Individual study results for sensitivity and specificity were plotted on a forest plot to visually assess and explore study variability. With regard to the explanation for the variability seen between studies, we identified a priori 2 possible sources of variability: (1) spectrum of disease, which is the range of ADHF disease severity as measured by the need for positive pressure ventilation, intensive care unit admission, or outpatient care, and (2) threshold effect, which is the criteria used to define a positive test result. We assessed for threshold effect using a visual inspection of summary receiver operating characteristic (SROC) curves and Spearman rank correlation for sensitivity and 1-specificity.36 Distribution of the study results closely along the estimated SROC curve suggests that differences in the threshold for a positive result among studies explain some of the variability observed. Publication bias was not assessed as no accepted method exists for its evaluation in a meta-analysis of diagnostic test accuracy studies.32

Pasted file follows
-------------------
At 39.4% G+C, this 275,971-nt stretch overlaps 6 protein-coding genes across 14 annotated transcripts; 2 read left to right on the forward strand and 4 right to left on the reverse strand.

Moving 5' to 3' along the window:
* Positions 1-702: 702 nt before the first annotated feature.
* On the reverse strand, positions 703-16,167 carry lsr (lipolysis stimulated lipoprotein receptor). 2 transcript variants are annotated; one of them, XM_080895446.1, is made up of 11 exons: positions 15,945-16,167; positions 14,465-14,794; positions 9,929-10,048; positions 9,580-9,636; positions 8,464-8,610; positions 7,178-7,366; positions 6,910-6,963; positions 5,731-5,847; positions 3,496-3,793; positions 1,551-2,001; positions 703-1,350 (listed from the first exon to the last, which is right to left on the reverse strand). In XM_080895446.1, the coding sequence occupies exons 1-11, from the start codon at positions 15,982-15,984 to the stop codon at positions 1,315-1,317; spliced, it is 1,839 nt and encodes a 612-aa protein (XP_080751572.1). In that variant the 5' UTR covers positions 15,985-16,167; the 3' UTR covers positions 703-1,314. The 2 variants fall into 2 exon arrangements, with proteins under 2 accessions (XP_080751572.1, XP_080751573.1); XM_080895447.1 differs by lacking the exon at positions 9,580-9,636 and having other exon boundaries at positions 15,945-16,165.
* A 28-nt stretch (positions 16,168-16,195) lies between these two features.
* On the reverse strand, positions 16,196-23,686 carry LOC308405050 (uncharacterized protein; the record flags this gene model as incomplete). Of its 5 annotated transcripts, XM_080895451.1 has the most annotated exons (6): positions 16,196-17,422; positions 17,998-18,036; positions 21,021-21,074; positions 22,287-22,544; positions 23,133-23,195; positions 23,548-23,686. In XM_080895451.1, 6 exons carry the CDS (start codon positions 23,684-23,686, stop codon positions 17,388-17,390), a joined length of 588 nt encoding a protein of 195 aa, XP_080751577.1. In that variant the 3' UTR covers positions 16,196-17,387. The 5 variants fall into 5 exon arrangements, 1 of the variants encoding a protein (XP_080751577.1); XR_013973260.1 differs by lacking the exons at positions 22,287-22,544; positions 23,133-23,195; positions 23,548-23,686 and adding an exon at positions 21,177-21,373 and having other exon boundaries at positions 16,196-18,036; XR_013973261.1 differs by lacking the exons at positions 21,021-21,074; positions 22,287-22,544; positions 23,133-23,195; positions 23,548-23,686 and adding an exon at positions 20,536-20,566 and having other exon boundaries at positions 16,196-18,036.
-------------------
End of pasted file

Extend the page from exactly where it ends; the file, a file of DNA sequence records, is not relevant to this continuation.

Figure 1 is a study flow diagram detailing search results and study inclusion. The search identified 1377 nonduplicate titles that underwent screening, of which 43 articles (3.1%) underwent full-text review. After application of the exclusion criteria, we identified 6 studies eligible for data extraction, representing a total of 1827 patients.17-19,25-27Figure 1 provides reasons for exclusion and the number of studies excluded under each reason.
Table 1 summarizes the basic characteristics of the included studies. Four studies (67%) were conducted in emergency department cohorts and 2 studies (33%) in internal medicine ward patients who initially presented to the emergency department with dyspnea. Table 2 summarizes relevant index test and reference standard characteristics for included studies.